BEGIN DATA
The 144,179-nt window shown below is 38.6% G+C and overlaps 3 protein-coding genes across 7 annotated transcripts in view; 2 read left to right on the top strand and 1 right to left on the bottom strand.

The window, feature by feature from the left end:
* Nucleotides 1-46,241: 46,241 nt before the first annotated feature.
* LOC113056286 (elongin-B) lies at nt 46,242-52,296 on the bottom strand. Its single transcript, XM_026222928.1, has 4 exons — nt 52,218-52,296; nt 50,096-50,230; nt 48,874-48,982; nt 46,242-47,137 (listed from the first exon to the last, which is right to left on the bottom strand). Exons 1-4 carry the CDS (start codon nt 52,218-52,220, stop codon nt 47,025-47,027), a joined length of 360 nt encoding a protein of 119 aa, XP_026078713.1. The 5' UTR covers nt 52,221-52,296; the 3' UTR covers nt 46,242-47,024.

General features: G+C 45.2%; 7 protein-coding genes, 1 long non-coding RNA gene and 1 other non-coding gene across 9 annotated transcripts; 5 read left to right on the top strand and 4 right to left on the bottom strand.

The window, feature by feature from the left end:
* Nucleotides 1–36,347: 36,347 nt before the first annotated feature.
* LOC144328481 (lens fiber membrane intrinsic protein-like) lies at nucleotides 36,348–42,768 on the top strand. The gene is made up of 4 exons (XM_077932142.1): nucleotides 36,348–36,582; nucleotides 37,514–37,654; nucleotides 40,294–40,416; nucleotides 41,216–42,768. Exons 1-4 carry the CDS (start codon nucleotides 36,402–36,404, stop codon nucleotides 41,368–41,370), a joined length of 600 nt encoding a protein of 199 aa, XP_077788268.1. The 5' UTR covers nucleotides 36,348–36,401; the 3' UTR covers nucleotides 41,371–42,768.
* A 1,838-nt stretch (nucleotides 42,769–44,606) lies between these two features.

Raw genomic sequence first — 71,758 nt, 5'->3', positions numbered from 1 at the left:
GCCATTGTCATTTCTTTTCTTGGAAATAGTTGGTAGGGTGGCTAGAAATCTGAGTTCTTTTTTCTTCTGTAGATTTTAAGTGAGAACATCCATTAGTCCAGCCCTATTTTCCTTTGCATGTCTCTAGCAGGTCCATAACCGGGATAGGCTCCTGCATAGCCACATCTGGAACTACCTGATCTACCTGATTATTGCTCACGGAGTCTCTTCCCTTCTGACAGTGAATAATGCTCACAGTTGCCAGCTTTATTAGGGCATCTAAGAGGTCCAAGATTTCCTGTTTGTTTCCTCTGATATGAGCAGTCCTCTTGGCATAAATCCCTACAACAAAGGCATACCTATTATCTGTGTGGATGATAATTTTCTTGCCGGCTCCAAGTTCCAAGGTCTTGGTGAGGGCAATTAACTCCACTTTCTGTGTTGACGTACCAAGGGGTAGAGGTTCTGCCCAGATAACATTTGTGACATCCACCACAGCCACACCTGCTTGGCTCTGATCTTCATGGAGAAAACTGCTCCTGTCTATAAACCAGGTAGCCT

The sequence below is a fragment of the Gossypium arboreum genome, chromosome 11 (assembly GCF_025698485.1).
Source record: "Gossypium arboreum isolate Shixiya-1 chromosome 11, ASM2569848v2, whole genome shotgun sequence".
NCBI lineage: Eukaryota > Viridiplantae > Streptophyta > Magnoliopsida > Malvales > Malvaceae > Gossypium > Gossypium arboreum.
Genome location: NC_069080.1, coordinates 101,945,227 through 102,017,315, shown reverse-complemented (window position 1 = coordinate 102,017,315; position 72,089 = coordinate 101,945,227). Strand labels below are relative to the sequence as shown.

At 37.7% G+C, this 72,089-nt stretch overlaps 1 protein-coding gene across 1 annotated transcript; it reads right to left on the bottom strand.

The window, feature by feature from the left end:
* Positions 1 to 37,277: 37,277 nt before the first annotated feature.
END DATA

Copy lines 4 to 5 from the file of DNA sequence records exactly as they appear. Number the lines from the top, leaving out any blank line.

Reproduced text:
* LOC113056286 (elongin-B) lies at nt 46,242-52,296 on the bottom strand. Its single transcript, XM_026222928.1, has 4 exons — nt 52,218-52,296; nt 50,096-50,230; nt 48,874-48,982; nt 46,242-47,137 (listed from the first exon to the last, which is right to left on the bottom strand). Exons 1-4 carry the CDS (start codon nt 52,218-52,220, stop codon nt 47,025-47,027), a joined length of 360 nt encoding a protein of 119 aa, XP_026078713.1. The 5' UTR covers nt 52,221-52,296; the 3' UTR covers nt 46,242-47,024.

General features: G+C 45.2%; 7 protein-coding genes, 1 long non-coding RNA gene and 1 other non-coding gene across 9 annotated transcripts; 5 read left to right on the top strand and 4 right to left on the bottom strand.